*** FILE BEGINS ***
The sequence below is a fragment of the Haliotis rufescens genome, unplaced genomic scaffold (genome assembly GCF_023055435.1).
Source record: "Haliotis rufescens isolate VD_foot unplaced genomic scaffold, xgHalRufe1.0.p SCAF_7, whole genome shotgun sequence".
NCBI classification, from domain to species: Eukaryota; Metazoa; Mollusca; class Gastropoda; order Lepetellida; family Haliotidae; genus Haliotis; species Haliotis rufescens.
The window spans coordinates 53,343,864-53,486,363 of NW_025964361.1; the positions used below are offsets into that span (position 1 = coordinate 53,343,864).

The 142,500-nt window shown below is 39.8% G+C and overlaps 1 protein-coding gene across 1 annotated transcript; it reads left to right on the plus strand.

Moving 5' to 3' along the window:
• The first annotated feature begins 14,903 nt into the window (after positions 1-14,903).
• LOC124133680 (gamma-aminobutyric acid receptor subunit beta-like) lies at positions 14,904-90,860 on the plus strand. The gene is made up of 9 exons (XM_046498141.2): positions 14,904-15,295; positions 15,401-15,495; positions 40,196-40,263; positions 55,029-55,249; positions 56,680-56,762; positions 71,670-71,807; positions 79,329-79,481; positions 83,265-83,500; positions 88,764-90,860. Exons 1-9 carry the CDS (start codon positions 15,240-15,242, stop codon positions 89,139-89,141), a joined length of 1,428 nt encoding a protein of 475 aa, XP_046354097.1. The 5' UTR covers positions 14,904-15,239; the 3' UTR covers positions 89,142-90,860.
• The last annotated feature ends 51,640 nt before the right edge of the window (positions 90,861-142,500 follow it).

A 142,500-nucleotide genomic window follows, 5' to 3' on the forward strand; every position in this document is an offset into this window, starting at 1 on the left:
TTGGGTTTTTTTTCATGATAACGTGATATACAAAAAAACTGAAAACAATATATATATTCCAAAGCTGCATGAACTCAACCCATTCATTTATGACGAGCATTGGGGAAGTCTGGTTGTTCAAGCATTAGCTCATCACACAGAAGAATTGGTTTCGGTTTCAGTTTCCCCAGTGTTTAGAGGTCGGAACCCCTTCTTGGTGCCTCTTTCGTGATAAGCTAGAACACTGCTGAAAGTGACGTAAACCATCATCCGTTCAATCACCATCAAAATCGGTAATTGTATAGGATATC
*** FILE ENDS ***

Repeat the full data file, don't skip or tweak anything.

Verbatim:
The sequence below is a fragment of the Haliotis rufescens genome, unplaced genomic scaffold (genome assembly GCF_023055435.1).
Source record: "Haliotis rufescens isolate VD_foot unplaced genomic scaffold, xgHalRufe1.0.p SCAF_7, whole genome shotgun sequence".
NCBI classification, from domain to species: Eukaryota; Metazoa; Mollusca; class Gastropoda; order Lepetellida; family Haliotidae; genus Haliotis; species Haliotis rufescens.
The window spans coordinates 53,343,864-53,486,363 of NW_025964361.1; the positions used below are offsets into that span (position 1 = coordinate 53,343,864).

The 142,500-nt window shown below is 39.8% G+C and overlaps 1 protein-coding gene across 1 annotated transcript; it reads left to right on the plus strand.

Moving 5' to 3' along the window:
• The first annotated feature begins 14,903 nt into the window (after positions 1-14,903).
• LOC124133680 (gamma-aminobutyric acid receptor subunit beta-like) lies at positions 14,904-90,860 on the plus strand. The gene is made up of 9 exons (XM_046498141.2): positions 14,904-15,295; positions 15,401-15,495; positions 40,196-40,263; positions 55,029-55,249; positions 56,680-56,762; positions 71,670-71,807; positions 79,329-79,481; positions 83,265-83,500; positions 88,764-90,860. Exons 1-9 carry the CDS (start codon positions 15,240-15,242, stop codon positions 89,139-89,141), a joined length of 1,428 nt encoding a protein of 475 aa, XP_046354097.1. The 5' UTR covers positions 14,904-15,239; the 3' UTR covers positions 89,142-90,860.
• The last annotated feature ends 51,640 nt before the right edge of the window (positions 90,861-142,500 follow it).

A 142,500-nucleotide genomic window follows, 5' to 3' on the forward strand; every position in this document is an offset into this window, starting at 1 on the left:
TTGGGTTTTTTTTCATGATAACGTGATATACAAAAAAACTGAAAACAATATATATATTCCAAAGCTGCATGAACTCAACCCATTCATTTATGACGAGCATTGGGGAAGTCTGGTTGTTCAAGCATTAGCTCATCACACAGAAGAATTGGTTTCGGTTTCAGTTTCCCCAGTGTTTAGAGGTCGGAACCCCTTCTTGGTGCCTCTTTCGTGATAAGCTAGAACACTGCTGAAAGTGACGTAAACCATCATCCGTTCAATCACCATCAAAATCGGTAATTGTATAGGATATC